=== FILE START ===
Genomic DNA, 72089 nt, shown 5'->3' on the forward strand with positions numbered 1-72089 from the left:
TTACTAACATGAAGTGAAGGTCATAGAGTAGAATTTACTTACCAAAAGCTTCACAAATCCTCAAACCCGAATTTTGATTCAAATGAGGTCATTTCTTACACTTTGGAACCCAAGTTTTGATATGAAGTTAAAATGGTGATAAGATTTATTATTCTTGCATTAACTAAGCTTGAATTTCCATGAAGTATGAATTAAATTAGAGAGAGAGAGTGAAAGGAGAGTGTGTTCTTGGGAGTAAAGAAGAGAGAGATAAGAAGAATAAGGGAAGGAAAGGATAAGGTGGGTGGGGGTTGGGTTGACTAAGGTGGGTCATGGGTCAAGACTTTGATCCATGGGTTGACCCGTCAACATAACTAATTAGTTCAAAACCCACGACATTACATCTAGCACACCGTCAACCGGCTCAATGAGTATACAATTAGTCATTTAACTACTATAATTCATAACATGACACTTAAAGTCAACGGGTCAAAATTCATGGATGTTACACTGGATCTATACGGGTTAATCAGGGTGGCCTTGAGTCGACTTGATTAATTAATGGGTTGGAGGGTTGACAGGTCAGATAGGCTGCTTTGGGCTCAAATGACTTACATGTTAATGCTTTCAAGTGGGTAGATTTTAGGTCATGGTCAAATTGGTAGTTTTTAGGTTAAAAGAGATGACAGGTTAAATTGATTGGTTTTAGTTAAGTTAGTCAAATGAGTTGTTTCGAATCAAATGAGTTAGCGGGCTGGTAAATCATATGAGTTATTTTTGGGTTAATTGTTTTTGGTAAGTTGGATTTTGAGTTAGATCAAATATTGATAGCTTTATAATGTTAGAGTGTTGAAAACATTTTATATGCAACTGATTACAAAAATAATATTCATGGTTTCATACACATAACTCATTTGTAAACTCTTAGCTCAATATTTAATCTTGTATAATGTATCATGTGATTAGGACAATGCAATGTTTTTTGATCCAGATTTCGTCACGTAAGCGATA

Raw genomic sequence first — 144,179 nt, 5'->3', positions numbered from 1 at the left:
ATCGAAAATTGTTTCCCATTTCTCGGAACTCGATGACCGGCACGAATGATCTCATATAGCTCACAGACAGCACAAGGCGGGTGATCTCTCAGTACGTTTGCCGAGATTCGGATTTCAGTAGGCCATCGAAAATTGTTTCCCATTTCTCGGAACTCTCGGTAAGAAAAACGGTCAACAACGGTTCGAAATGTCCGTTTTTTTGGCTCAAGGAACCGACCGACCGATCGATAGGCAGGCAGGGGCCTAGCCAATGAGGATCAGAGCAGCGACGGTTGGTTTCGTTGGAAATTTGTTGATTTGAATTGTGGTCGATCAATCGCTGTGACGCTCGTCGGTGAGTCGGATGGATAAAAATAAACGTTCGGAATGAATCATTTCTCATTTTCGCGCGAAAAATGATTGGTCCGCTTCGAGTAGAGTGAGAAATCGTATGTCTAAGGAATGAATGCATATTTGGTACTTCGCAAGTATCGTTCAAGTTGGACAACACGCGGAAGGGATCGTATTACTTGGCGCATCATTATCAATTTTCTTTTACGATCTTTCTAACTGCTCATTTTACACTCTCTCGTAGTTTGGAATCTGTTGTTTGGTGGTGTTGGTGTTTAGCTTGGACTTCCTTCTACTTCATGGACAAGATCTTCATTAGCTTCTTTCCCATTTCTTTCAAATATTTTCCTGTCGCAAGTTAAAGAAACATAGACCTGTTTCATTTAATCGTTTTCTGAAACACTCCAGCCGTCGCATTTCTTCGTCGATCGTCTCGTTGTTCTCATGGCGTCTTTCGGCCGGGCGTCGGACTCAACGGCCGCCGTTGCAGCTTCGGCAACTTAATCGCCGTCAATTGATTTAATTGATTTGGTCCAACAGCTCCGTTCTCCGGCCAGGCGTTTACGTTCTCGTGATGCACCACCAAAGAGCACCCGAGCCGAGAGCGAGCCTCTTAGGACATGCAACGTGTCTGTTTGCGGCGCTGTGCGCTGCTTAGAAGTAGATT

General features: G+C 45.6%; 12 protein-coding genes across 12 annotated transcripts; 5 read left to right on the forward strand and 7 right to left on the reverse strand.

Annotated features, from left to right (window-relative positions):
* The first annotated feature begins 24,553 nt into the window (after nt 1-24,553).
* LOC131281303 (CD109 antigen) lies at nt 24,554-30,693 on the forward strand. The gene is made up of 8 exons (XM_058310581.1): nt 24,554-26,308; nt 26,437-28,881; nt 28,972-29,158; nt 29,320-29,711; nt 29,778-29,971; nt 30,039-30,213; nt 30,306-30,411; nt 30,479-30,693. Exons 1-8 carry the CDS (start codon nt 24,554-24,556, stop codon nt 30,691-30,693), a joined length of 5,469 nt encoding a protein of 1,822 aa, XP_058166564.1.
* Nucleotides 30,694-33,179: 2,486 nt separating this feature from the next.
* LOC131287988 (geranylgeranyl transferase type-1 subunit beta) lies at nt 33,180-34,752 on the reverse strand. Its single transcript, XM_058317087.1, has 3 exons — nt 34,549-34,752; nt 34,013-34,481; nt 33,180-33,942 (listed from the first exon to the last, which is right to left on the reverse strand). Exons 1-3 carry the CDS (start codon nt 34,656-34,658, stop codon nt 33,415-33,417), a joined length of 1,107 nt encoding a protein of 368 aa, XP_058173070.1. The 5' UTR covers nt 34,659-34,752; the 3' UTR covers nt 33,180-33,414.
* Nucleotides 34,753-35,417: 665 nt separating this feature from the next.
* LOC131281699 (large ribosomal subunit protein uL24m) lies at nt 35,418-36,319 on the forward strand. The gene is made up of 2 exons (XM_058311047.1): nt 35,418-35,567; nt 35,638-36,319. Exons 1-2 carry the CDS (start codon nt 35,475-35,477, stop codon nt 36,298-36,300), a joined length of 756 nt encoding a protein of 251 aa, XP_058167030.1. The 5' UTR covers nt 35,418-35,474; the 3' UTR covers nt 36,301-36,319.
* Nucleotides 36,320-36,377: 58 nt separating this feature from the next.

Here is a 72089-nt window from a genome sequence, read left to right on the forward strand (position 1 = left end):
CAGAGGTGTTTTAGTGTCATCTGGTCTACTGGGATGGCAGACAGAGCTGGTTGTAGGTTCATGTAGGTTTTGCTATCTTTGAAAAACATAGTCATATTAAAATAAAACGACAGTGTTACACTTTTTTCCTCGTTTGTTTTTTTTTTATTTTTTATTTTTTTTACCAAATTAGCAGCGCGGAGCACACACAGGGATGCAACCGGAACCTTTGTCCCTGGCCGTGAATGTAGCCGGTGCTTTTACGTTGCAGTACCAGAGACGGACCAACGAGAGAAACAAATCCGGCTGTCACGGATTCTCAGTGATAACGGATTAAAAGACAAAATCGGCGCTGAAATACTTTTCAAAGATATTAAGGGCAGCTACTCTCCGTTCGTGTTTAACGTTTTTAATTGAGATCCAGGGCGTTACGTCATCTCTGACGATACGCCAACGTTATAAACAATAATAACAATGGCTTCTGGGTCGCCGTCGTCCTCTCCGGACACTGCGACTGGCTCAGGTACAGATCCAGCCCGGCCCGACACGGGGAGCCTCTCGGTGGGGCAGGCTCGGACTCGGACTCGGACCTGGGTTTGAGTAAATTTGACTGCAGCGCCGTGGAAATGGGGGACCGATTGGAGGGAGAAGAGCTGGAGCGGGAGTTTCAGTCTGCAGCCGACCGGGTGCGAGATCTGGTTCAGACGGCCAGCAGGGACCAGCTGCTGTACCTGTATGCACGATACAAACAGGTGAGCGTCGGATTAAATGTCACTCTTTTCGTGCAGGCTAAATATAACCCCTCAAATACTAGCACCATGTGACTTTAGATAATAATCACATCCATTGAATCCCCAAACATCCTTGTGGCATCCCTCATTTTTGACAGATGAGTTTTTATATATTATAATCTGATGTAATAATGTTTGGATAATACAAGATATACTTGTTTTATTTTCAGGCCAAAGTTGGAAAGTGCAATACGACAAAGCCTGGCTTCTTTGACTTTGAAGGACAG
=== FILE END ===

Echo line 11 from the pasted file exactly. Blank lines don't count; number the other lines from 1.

* Nucleotides 34,753-35,417: 665 nt separating this feature from the next.